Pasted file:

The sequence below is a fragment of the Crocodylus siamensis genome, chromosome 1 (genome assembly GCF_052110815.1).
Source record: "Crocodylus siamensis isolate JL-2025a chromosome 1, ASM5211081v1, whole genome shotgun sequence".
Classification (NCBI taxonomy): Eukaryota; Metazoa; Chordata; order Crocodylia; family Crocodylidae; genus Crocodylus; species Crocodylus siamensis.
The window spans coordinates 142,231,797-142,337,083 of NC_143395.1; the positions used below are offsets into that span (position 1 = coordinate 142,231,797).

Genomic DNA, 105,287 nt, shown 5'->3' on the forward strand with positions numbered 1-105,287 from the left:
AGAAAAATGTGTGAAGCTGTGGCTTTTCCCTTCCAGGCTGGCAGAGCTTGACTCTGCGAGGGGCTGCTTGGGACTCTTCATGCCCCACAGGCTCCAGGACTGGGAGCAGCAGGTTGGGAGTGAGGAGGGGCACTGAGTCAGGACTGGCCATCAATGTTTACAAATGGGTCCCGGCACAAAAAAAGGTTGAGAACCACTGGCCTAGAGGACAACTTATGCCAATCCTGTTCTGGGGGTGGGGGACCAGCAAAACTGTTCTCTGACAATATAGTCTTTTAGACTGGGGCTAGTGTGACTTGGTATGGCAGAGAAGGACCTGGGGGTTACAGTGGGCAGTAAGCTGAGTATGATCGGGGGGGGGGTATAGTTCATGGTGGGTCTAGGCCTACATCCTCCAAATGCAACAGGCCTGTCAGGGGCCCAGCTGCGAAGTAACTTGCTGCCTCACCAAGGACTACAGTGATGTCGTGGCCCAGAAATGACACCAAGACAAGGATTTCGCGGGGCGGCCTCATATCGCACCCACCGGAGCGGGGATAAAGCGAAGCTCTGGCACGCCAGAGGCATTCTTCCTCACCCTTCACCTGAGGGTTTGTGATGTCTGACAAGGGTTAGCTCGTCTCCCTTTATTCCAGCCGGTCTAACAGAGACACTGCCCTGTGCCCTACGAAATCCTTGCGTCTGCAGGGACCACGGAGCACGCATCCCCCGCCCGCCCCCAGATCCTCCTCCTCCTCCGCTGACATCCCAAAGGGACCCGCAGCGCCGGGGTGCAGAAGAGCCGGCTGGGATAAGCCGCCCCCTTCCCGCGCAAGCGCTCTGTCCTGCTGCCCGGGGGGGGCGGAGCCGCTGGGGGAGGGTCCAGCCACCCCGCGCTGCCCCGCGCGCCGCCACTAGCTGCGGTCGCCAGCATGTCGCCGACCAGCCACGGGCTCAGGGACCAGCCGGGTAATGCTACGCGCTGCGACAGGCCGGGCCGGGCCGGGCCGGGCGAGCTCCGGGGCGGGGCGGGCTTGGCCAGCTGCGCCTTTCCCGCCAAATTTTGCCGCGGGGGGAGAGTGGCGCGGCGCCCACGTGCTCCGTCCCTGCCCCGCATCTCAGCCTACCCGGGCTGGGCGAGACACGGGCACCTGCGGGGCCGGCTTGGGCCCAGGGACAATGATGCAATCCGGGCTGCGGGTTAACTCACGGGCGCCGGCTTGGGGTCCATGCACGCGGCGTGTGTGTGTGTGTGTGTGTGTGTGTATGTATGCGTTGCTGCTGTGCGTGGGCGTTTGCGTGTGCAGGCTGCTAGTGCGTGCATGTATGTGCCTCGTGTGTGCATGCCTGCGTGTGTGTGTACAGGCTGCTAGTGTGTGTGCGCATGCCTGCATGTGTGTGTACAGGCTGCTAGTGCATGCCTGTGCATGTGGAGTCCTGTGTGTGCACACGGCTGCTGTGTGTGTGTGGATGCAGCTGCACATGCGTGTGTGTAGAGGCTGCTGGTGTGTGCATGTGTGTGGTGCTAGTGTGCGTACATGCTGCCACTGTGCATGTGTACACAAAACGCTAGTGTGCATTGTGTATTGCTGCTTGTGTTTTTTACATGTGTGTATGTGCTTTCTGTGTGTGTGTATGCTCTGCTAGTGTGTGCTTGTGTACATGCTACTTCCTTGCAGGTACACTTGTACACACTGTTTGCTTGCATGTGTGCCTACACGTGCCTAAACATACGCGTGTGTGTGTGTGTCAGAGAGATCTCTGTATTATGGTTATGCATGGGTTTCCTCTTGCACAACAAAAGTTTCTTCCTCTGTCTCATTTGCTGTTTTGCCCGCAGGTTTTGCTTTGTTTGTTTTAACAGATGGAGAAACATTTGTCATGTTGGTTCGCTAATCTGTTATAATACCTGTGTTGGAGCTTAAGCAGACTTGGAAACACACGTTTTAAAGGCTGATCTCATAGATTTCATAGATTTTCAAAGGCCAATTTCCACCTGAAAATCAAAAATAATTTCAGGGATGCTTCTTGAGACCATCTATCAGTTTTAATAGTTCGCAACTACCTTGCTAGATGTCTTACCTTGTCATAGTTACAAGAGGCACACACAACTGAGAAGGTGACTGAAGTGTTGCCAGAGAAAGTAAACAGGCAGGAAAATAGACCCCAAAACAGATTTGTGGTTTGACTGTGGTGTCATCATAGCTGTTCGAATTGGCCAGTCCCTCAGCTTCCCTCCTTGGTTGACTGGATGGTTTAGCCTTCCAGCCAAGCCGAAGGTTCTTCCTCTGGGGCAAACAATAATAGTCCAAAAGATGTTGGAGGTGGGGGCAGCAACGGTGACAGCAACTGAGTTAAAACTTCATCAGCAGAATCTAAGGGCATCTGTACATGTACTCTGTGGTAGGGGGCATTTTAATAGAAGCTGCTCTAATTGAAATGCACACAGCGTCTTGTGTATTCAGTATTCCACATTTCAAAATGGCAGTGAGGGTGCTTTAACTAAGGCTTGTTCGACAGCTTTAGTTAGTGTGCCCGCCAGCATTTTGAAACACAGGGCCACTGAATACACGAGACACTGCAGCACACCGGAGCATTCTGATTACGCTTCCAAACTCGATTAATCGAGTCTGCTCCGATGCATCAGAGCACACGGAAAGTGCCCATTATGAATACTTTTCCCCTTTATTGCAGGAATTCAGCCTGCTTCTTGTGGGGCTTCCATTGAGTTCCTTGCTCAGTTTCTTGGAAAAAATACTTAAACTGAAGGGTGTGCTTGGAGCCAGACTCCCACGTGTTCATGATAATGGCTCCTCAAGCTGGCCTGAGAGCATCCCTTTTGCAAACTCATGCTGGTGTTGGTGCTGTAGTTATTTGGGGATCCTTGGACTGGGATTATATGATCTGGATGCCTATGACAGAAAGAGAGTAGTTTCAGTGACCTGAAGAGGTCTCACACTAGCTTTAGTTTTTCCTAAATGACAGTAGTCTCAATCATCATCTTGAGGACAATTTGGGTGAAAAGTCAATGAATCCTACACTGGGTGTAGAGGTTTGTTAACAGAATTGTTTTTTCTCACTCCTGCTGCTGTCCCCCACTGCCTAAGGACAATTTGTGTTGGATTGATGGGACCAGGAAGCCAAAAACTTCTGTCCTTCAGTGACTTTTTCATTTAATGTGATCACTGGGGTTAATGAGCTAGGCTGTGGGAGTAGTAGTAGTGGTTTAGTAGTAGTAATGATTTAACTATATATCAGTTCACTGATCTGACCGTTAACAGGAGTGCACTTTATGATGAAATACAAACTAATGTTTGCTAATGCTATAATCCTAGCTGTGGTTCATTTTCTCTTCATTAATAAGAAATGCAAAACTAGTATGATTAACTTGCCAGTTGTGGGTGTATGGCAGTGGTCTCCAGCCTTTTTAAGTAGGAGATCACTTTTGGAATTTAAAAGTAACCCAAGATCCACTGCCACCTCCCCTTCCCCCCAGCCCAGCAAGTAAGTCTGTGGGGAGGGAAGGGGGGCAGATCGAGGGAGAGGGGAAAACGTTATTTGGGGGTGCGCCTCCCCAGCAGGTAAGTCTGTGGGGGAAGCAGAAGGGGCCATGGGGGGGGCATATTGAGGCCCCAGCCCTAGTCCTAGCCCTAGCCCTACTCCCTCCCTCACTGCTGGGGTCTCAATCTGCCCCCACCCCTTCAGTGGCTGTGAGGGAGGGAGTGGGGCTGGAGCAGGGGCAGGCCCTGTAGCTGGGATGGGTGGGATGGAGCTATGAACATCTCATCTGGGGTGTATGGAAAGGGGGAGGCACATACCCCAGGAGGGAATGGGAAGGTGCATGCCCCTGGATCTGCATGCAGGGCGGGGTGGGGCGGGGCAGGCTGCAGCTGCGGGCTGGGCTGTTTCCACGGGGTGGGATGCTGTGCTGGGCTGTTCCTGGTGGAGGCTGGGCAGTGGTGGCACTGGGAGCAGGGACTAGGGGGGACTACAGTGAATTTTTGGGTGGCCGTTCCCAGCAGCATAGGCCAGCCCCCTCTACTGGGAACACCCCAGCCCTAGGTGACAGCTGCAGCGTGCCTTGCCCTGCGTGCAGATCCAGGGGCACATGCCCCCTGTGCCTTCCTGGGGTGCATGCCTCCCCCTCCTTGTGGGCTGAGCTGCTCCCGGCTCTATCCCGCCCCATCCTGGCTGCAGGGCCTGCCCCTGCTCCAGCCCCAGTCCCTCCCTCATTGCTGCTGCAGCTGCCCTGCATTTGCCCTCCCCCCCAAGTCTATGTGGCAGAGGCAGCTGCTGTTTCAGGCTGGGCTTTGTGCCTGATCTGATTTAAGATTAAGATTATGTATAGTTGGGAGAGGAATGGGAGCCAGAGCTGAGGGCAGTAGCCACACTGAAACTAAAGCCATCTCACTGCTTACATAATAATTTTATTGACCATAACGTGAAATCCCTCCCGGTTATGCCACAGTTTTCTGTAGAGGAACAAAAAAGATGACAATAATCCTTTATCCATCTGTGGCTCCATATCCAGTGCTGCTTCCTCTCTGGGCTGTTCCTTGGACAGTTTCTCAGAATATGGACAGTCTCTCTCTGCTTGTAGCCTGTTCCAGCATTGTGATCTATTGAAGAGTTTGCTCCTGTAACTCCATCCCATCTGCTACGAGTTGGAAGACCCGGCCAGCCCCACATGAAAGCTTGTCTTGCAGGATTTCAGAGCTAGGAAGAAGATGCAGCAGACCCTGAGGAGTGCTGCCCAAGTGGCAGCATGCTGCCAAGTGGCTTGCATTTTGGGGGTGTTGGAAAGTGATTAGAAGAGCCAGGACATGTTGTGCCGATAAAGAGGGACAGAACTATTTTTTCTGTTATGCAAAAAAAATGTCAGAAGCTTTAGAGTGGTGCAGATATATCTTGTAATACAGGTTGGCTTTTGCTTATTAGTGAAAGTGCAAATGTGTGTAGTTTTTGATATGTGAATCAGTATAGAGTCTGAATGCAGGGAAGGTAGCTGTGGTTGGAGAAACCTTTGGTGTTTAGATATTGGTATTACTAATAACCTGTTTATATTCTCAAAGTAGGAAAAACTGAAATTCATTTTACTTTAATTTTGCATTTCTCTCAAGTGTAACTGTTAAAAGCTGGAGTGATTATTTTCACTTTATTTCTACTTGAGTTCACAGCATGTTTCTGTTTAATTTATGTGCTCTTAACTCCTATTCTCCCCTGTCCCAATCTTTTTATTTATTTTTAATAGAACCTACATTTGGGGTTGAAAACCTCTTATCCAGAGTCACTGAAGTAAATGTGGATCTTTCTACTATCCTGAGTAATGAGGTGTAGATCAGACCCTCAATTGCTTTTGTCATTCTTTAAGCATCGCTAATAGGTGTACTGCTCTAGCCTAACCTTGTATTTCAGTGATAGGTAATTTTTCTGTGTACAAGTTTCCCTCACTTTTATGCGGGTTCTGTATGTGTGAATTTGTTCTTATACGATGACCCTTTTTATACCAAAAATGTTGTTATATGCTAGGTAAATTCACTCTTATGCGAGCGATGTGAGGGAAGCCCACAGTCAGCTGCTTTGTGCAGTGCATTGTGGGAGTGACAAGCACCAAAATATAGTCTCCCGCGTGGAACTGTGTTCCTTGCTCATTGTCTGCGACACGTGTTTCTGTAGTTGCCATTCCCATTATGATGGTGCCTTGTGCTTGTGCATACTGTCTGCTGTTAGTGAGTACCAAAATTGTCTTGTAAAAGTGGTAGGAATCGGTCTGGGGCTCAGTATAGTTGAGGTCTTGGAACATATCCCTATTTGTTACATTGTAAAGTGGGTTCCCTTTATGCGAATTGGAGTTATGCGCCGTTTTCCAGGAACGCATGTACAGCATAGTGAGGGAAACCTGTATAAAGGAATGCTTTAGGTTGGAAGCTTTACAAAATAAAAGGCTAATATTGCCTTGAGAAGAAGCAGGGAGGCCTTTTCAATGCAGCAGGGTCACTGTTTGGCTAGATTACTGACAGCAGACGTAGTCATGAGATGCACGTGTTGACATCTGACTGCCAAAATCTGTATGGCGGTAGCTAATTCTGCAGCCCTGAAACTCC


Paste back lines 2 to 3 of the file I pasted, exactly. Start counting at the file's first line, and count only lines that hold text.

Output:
Source record: "Crocodylus siamensis isolate JL-2025a chromosome 1, ASM5211081v1, whole genome shotgun sequence".
Classification (NCBI taxonomy): Eukaryota; Metazoa; Chordata; order Crocodylia; family Crocodylidae; genus Crocodylus; species Crocodylus siamensis.